If you’re shopping around for a credit card, the SoFi credit card is an option with no foreign transaction fees. Plus, you can earn competitive cash-back rewards.

The SoFi Credit Card offers unlimited 2% cash back on all eligible purchases. There are no spending categories or reward caps to worry about.1



Take advantage of this offer by applying for a SoFi credit card today.

FAQ

What does it mean when a credit card has no foreign transaction fees?

A credit card with no foreign transaction fee means that you won’t get dinged with a fee should you make a purchase in a foreign country. Depending on how much you end up spending while traveling, it could save you a significant chunk of change.

Why are no annual fees important?

A credit card with no annual fee means money you don’t have to spend. Plus, you won’t have to work as hard for the annual fee to pay off. In other words, you won’t have to strategize to make the most of any special perks, nor will you need to worry about spending a certain amount to offset the cost.

Is 3% foreign transaction fee a lot?

A 3% foreign transaction fee is on the high end of average. The rate of foreign transaction fees can vary, but they typically run anywhere from 1% to 3%, with some cards not charging any foreign transaction fees.


Photo credit: iStock/RgStudio

1Members earn 2 rewards points for every dollar spent on purchases. No rewards points will be earned with respect to reversed transactions, returned purchases, or other similar transactions. When you elect to redeem rewards points into your SoFi Checking or Savings account, SoFi Money® account, SoFi Active Invest account, SoFi Credit Card account, or SoFi Personal, Private Student, or Student Loan Refinance, your rewards points will redeem at a rate of 1 cent per every point. For more details please visit the Rewards page. Brokerage and Active investing products offered through SoFi Securities LLC, member FINRA/SIPC. SoFi Securities LLC is an affiliate of SoFi Bank, N.A.

SoFi cardholders earn 2% unlimited cash back rewards when redeemed to save, invest, a statement credit, or pay down eligible SoFi debt.

1See Rewards Details at SoFi.com/card/rewards.

Financial Tips & Strategies: The tips provided on this website are of a general nature and do not take into account your specific objectives, financial situation, and needs. You should always consider their appropriateness given your own circumstances.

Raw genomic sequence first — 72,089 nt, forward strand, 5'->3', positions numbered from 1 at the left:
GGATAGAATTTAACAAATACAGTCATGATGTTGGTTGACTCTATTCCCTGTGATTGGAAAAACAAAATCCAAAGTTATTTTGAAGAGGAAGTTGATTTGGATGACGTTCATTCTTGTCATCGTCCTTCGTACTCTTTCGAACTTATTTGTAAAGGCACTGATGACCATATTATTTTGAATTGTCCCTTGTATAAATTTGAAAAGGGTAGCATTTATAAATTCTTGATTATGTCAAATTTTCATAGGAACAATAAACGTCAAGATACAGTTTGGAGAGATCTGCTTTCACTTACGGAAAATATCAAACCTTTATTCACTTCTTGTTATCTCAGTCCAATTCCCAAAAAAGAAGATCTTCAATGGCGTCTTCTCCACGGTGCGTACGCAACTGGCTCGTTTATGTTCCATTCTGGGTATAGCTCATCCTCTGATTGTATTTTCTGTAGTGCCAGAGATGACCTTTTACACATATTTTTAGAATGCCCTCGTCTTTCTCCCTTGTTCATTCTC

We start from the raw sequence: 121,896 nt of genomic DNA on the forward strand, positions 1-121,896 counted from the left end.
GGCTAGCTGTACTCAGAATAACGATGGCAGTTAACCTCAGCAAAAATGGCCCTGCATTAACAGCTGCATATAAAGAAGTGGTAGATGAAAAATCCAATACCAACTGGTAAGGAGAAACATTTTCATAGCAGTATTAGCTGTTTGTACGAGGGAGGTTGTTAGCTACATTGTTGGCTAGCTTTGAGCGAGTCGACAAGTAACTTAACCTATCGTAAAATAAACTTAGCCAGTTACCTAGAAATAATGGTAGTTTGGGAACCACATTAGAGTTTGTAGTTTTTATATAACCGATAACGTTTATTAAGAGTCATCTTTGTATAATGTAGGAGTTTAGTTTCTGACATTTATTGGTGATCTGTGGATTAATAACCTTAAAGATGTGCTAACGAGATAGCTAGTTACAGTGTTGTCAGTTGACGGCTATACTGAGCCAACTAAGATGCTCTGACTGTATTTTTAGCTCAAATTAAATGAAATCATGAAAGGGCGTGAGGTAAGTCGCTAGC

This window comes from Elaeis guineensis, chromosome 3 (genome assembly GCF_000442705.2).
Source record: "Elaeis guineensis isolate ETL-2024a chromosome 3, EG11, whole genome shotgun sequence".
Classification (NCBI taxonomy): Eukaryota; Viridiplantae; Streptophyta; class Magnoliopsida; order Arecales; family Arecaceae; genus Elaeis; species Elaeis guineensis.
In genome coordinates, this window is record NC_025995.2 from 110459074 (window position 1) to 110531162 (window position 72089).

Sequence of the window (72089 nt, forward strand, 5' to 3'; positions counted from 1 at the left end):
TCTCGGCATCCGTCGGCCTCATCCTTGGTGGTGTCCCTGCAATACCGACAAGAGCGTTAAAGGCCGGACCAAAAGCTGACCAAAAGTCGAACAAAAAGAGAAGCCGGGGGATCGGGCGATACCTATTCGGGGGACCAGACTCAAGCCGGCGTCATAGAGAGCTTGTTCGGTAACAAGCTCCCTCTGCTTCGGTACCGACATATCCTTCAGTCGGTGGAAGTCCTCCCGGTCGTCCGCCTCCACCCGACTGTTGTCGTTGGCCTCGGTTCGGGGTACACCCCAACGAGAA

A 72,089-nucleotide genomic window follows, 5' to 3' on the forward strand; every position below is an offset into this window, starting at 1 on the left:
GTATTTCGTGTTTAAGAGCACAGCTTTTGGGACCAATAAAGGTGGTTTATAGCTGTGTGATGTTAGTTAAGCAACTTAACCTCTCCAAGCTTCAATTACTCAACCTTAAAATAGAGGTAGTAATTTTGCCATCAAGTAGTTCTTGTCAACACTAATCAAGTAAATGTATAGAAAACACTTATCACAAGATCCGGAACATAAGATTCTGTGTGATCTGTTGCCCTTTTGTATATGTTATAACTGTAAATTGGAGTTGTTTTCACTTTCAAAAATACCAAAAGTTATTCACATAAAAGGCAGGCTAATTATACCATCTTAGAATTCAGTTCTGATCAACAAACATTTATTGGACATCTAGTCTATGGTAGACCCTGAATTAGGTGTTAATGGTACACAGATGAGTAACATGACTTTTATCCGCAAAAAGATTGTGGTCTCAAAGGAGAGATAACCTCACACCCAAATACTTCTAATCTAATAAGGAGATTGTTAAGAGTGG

The SoFi Credit Card is issued by SoFi Bank, N.A. pursuant to license by Mastercard® International Incorporated and can be used everywhere Mastercard is accepted. Mastercard is a registered trademark, and the circles design is a trademark of Mastercard International Incorporated.

Third-Party Brand Mentions: No brands, products, or companies mentioned are affiliated with SoFi, nor do they endorse or sponsor this article. Third-party trademarks referenced herein are property of their respective owners.

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Guide to Paying Property Taxes With a Credit Card

Guide to Paying Property Taxes With a Credit Card

If you’ve become aware of the benefits of earning rewards with your credit card, you may be on the lookout for opportunities to use your card (and earn rewards). Property taxes can be one of the largest expenses for many homeowners, so it makes sense if you’re wondering, ‘can you pay property taxes with a credit card?’

The good news is that many states, counties, and other local jurisdictions do allow you to pay your property taxes with a credit card. However, in many cases, there is a processing fee associated with a credit card payment. Depending on the fee that’s charged and the card that you use, paying your property taxes with a credit card may or may not be a good idea.

Recommended: When Are Credit Card Payments Due?

Can You Pay Property Taxes With a Credit Card?

Many states and counties allow you to pay property taxes with a credit card. In some cases, they process any payments directly. Other jurisdictions may partner with a third-party processing company to handle payments.

In many cases, a processing fee will apply. This fee is generally around 2% of the payment or higher. For example, Hamilton County in Ohio charges a 2.35% fee for credit card payments, while Cook County in Illinois charges a fee of 2.10%.

Recommended: Does Applying For a Credit Card Hurt Your Credit Score?

Pros and Cons of Paying Property Taxes With a Credit Card

For many homeowners, property taxes and mortgage payments are some of the largest expenses in their budget. So it makes sense that you might try to offset some of the cost by earning credit card rewards on the purchase, which could allow you to pay less taxes.

However, there are potential downsides to paying property taxes with a credit card to take into consideration as well. For one, you may pay a processing fee. You also could owe interest charges and experience effects to your credit score, depending on how you manage your credit card bill.